Beats By Dre has turned its attention to the world of Rugby with a stirring collection of films to promote its sponsorship of the Rugby World Cup.
The films, called ‘The Game Starts Here’, aim to drum up hype for the Rugby tournament, which kicked off last weekend in the UK.
Featuring New Zealand's Riche McCaw, England's Chris Robshaw and France’s Wesley Fofana, the films showcase the training rituals and the pressures each of the team’s captains endure before going into battle.
The brand is on a mission to ensure it is the only headphones that athletes use.
Beats ads have always followed a formula. Athletes put on headphones to block out the media scrutiny and distraction as they manage their pre-game rituals and training regimes while listening to an upbeat, energetic tune.
However in tackling Rugby Union, Beats have opted for a more restrained set of films, less thumping tunes and more chest-thumping patriotism. England’s film is set to a gospel version of ‘Jerusalem’, New Zealand’s features the stirring passion of the haka, while France’s film features an uplifting orchestral score.
However, the gruelling training regimes, intense media and public scrutiny and pressures are very much alive in all these films.
“The game begins far away from the glare of stadium lights. It starts in the nation that shapes you. On the fields where you hone your skill. In the gyms where you strengthen your body. And in the locker room where you ready your mind for battle. In this game, the ones who handle the expectation and pressure of their nation will be the ones who triumph. The game starts here.”
Rugby Union is the latest sport to receive the Beats By Dre coverage. Having successfully covered Football / Soccer with the explosive Game Before The Game for the FIFA World Cup, Basketball, American Football, Tennis - with standout films featuring Le Bron James and Serena Williams. You name a sport and Beats By Dre is there.
The brand is on a mission to ensure it is the only headphones that athletes use, and according to reports the brand plans to turn its hand to cricket next… it’s a baffling idea but no doubt the formula will prove successful once again.
The strategy is as strong as the athletes it relies on to keep the brand relevant, top of mind and highly aspirational. Throw in some banging tunes and you’ve got a sure-fire formula to deliver hit after hit after hit.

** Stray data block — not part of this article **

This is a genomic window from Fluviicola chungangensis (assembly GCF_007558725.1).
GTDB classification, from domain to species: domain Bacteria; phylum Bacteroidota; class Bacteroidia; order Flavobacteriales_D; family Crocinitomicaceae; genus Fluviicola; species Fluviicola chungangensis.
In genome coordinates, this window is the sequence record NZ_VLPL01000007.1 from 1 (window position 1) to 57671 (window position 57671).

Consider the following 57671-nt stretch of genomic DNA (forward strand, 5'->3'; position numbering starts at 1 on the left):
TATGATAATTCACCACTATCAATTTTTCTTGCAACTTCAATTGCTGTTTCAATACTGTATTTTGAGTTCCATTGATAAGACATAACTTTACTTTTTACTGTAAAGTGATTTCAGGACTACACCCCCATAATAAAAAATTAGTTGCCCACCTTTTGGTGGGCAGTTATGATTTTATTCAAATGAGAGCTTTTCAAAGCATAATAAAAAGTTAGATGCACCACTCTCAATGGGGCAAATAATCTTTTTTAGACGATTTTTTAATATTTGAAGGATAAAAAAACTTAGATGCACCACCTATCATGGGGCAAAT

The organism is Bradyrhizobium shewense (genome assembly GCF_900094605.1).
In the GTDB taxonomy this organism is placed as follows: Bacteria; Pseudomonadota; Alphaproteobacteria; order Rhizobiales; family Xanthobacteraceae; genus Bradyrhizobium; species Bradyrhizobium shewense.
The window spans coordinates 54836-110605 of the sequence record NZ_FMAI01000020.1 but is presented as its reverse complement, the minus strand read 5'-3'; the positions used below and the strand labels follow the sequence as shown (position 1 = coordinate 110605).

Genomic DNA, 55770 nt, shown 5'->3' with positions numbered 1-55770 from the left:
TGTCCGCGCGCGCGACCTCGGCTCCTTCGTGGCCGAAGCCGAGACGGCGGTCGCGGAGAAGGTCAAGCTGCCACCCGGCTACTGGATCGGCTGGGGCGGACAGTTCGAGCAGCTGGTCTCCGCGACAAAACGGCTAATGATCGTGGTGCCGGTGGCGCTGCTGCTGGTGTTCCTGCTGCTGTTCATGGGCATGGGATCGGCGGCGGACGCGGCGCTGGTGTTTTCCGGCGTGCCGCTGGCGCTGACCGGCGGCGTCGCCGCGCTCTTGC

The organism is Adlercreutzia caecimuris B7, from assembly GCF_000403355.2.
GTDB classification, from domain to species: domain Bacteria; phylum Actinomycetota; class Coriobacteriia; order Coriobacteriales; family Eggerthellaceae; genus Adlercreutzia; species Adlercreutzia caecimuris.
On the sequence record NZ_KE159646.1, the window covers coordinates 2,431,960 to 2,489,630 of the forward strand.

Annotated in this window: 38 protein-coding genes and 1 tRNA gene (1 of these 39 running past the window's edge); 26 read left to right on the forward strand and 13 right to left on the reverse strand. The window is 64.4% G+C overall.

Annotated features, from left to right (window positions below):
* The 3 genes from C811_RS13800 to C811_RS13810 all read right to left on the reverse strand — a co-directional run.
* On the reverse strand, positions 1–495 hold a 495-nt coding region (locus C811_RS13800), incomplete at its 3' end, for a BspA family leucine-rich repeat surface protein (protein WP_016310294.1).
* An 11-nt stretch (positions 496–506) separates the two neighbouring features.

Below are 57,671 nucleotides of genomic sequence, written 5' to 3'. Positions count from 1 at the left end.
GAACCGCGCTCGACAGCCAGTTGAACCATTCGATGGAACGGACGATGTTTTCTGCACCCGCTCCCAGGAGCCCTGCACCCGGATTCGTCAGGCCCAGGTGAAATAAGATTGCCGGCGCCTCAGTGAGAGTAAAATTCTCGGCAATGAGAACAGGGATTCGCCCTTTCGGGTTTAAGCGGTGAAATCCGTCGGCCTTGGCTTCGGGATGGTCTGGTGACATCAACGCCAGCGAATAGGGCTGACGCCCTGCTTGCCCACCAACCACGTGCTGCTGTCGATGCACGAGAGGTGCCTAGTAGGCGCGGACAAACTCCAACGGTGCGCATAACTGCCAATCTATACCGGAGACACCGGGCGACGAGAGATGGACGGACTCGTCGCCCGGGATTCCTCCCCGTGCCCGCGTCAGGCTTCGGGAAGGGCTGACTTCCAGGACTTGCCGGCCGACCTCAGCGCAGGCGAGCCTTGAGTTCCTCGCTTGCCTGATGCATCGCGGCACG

Given Beats’ Chief Marketing Officer Omar Johnson is ex-Nike is no surprise, Beats’ strategy shows signs of the same passionate and emotive storytelling that continues to ensure Nike is top of mind.
However where Beats’ goes further than Nike is in the product itself. As a product that enables the owner to retreat into their own world, Beats’ is able to mine a powerful emotional place that is individual to each person.
There’s nothing like the feeling of shutting out the world with music and getting inside your own head. This is where the Beats’ films draw all their power from.
In this case, these latest films don’t hit the standard formula quite the same. These films speak more to patriotism and the ideas of pride and hard work and I’m mixed about how successful they are.
Clearly the McCaw film is strong, the haka is stirring and emotive and for a rugby-mad nation, who view the rugby captain as god-like, this film ticks all the boxes.
Robshaw’s film is also stirring, Jerusalem is a great song choice and the soulful cover is a superb choice. However the French film’s lack of strong music is probably where it falls down, it needed to pack a punch and it seemed to fall short – given it was made by R/GA London you could question the motives there!
It’s a shame they didn’t make more films though featuring more players and showing up some of the great rivalries, although this is embedded into the films with the British bulldog mauling a toy kangaroo and facing off against a le coq gaulois.
Overall though Beats By Dre have created a solid set of films and added to their huge collection of inspiring athletes. These are great films, well made and very strong.